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Honeywell DPS 6 and DATANET minicomputers in the OSAX room of the Diefenbunker, Carp Ontario, Canada.

The Honeywell Level 6 was a line of 16-bit minicomputers, later upgraded to 32-bits, manufactured by Honeywell, Inc. from the mid 1970s.[1] In 1979 the Level 6 was renamed the DPS 6, subsequently DPS 6 Plus and finally DPS 6000.



As initially introduced the Level 6 consisted of three models: the 6/06, the 6/34, and the 6/36. The CPU featured a real-time clock, a ROM bootstrap loader and 64 interrupt levels. The architecture provided a variety of addressing modes and 18 programmer-visible registers. Rack-mount and tabletop versions were available.

These systems supported up to 64 K words (KW) of MOS memory with a cycle time or 650 nanoseconds.

All three models all featured the Megabus, which was a proprietary asynchronous bus architecture.

By 1978 the line had been extended downwards with the introduction of the 6/23 and 6/33, and upwards with the 6/43, 6/47, 6/53, and 6/57. The 6/23 did not support the Megabus. The 6/33 was the new entry-level upgradable model. The other four models supported up to 1 MW (Mega Words) of memory and 26 registers. A memory management unit (MMU), optional on the 6/43 and 6/47, and standard on the 6/53 and 6/57, supported memory segmentation and four protection rings. An optional Scientific Instruction Processor (SIP) added single- and double-precision hardware floating-point instructions. The 6/47 and 6/57 were enhanced versions of the 6/43 and 6/53 respectively which added a Commercial Instruction Processor (CIP) including 30 additional instructions for character-string manipulation and decimal arithmetic.[2] Among the final developments in the line were the high-end 32-bit 6/95-1, 6/98-1 and dual processor 6/95-2 and 6/98-2 models.[3]

In the 1980s, Honeywell's Datanet 8[4] line of communications processors, often used as front-end processors for DPS 8 mainframes, shared many hardware components with DPS 6. Another specialised derivative of the Level 6 was the Honeywell Page Printing System.[5]

In June 1986, following Honeywell Information Systems' merger with Bull, Honeywell Bull introduced the DPS 6 Plus line of symmetric multiprocessing 32-bit systems, models 410 and 420 (code named MRX - Medium Range eXtended) with up to four processors.[6]In 1987 they introduced the uniprocessor models 210 and 220 (code named LRX - Low Range eXtended), announced the HRX (High Range eXtended), and Computerworld reported that there were more than 50,000 DPS 6 systems installed worldwide.[7] The HRX was introduced as the DPS 6000 600 series. Recognising the commercial success of Unix, in 1988 Honeywell Bull introduced an 80386-based Unix co-processor for the DPS 6 Plus 400 series.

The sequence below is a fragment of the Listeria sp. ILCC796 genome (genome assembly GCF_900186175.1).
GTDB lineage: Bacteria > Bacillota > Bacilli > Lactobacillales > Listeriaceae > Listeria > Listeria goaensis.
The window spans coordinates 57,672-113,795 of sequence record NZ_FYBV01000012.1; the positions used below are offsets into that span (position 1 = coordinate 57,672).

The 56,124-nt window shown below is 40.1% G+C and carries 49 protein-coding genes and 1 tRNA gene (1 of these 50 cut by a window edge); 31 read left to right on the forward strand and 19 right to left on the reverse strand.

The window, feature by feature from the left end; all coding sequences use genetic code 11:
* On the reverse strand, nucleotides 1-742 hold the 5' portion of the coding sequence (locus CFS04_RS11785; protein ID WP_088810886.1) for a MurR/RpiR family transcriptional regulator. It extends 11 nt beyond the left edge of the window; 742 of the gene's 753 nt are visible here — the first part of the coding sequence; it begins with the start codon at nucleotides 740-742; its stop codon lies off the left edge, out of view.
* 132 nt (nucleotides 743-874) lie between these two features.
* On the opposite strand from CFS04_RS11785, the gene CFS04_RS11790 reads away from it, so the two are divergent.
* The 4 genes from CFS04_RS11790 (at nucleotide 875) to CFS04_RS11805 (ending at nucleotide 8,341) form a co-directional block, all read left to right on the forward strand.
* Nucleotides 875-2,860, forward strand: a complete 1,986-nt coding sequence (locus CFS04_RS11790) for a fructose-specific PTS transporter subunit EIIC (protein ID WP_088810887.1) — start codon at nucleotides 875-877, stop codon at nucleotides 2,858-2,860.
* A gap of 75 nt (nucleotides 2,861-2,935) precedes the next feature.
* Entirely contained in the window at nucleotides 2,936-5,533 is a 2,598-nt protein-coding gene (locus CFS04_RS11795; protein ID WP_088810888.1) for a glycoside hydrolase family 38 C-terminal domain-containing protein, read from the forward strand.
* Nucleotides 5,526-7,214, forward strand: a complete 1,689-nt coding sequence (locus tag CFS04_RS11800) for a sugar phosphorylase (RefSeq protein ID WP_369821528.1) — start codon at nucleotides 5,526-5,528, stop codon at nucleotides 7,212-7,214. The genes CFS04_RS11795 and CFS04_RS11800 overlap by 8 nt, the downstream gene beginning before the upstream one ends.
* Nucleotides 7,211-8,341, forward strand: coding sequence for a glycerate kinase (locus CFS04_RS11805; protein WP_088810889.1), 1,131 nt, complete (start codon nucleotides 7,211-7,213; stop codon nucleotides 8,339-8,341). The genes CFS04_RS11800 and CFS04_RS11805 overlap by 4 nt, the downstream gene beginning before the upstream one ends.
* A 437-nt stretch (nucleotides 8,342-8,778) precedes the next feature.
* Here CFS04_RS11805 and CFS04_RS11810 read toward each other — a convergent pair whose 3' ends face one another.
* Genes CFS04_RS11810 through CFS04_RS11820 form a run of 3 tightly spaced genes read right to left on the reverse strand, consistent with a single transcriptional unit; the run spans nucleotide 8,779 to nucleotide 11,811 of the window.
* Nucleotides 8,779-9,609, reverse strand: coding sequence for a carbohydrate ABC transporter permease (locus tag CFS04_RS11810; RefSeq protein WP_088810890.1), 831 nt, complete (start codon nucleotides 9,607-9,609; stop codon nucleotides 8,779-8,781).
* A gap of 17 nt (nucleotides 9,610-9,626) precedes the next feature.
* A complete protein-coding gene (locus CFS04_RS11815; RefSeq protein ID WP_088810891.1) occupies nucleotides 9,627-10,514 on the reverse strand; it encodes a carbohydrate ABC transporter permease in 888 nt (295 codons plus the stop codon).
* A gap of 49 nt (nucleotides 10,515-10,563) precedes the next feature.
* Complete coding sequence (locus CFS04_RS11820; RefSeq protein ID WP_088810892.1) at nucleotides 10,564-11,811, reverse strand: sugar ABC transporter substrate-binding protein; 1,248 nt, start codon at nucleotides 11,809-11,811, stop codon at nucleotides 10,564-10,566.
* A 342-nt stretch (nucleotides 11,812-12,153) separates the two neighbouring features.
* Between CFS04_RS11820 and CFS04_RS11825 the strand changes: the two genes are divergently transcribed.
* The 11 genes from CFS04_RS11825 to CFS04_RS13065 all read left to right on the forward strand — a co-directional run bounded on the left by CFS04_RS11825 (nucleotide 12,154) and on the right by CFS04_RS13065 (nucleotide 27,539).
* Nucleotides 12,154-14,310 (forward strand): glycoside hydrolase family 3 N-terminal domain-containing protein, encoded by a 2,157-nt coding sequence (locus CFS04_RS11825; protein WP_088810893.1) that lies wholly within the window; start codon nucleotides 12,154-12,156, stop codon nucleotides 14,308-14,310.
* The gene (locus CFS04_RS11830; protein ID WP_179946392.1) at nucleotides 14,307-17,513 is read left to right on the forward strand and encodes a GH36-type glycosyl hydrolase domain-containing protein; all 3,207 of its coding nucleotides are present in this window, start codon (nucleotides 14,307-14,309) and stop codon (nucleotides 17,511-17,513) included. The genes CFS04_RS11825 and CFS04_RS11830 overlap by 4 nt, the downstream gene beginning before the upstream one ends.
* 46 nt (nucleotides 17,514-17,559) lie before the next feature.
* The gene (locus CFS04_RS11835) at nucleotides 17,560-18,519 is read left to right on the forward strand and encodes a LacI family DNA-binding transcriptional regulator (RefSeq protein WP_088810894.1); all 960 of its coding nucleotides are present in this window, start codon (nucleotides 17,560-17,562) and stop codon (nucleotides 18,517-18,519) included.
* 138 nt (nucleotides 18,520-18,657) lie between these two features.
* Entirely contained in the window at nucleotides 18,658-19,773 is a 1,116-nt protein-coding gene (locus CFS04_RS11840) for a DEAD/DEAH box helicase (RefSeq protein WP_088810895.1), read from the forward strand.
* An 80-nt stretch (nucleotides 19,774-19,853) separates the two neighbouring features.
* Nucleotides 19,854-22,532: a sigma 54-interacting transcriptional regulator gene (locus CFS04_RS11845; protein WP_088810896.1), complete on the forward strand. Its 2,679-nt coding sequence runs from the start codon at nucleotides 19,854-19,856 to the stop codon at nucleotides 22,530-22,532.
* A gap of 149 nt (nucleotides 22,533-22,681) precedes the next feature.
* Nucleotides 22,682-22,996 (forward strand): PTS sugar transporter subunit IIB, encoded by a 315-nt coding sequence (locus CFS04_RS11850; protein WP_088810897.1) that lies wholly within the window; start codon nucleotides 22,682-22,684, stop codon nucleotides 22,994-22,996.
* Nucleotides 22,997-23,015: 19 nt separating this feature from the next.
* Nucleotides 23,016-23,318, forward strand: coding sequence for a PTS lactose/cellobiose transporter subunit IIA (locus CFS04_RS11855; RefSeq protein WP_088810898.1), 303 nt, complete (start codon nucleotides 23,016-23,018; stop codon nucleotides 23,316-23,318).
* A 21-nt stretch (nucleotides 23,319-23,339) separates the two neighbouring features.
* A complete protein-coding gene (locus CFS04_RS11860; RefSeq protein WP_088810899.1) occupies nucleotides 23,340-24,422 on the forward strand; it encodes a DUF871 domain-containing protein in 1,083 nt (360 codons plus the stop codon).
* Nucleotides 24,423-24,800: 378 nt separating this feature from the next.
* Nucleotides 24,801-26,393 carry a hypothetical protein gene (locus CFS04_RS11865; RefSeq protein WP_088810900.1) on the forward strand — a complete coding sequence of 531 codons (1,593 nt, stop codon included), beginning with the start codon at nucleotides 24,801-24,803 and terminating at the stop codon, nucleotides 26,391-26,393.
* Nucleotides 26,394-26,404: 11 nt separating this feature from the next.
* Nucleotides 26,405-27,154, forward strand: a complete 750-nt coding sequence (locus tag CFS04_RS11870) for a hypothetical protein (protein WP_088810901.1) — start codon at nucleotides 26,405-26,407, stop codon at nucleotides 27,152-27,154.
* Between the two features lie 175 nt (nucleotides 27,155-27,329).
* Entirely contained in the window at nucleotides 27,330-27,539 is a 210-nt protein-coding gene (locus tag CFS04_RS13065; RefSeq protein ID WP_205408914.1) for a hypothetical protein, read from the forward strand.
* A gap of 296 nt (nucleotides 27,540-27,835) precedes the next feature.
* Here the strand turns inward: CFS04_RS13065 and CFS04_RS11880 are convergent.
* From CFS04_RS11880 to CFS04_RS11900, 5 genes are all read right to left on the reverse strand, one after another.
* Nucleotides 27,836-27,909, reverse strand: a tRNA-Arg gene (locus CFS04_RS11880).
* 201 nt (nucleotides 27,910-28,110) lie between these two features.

The operating system for the Level 6 was GCOS 6.

  • GCOS 6 Mod 200 was an entry version of the system oriented toward interactive data entry.
  • GCOS 6 Mod 400 was a batch operating system also used to run process-control applications.
  • GCOS 6 Mod 600 was a time-sharing operating system.[8]

The DPS 6 Plus line ran HVS 6 Plus.

See alsoEdit


  1. ^ Honeywell, Inc. (January 1976). Honeywell Level 6 Minicomputer Handbook (PDF). Retrieved July 26, 2014.
  2. ^ Honeywell, Inc. (October 1978). Honeywell Level 6 Minicomputer Systems Handbook. Retrieved July 26, 2014.
  3. ^ "Hardware Roundup Large and Medium-Scale Systems". Computerworld. October 6, 1986. Retrieved December 20, 2014.
  4. ^ "Honeywell revamps net architecture". Computerworld. October 7, 1985. Retrieved December 20, 2014.
  5. ^ "A Nonimpact Page Printing System" (PDF). IEEE Computer Society. September 1975. Retrieved December 20, 2014.
  6. ^ "Honeywell Bull's New Computers". The New York Times. June 10, 1987. Retrieved July 29, 2014.
  7. ^ Bozman, Jean S. (Sep 21, 1987). "Honeywell Bull to ax U.S. plants, old systems". Computerworld. Retrieved July 29, 2014.
  8. ^ "Honeywell GCOS 6". FEB-patrimoine. Archived from the original on June 27, 2014. Retrieved July 29, 2014.

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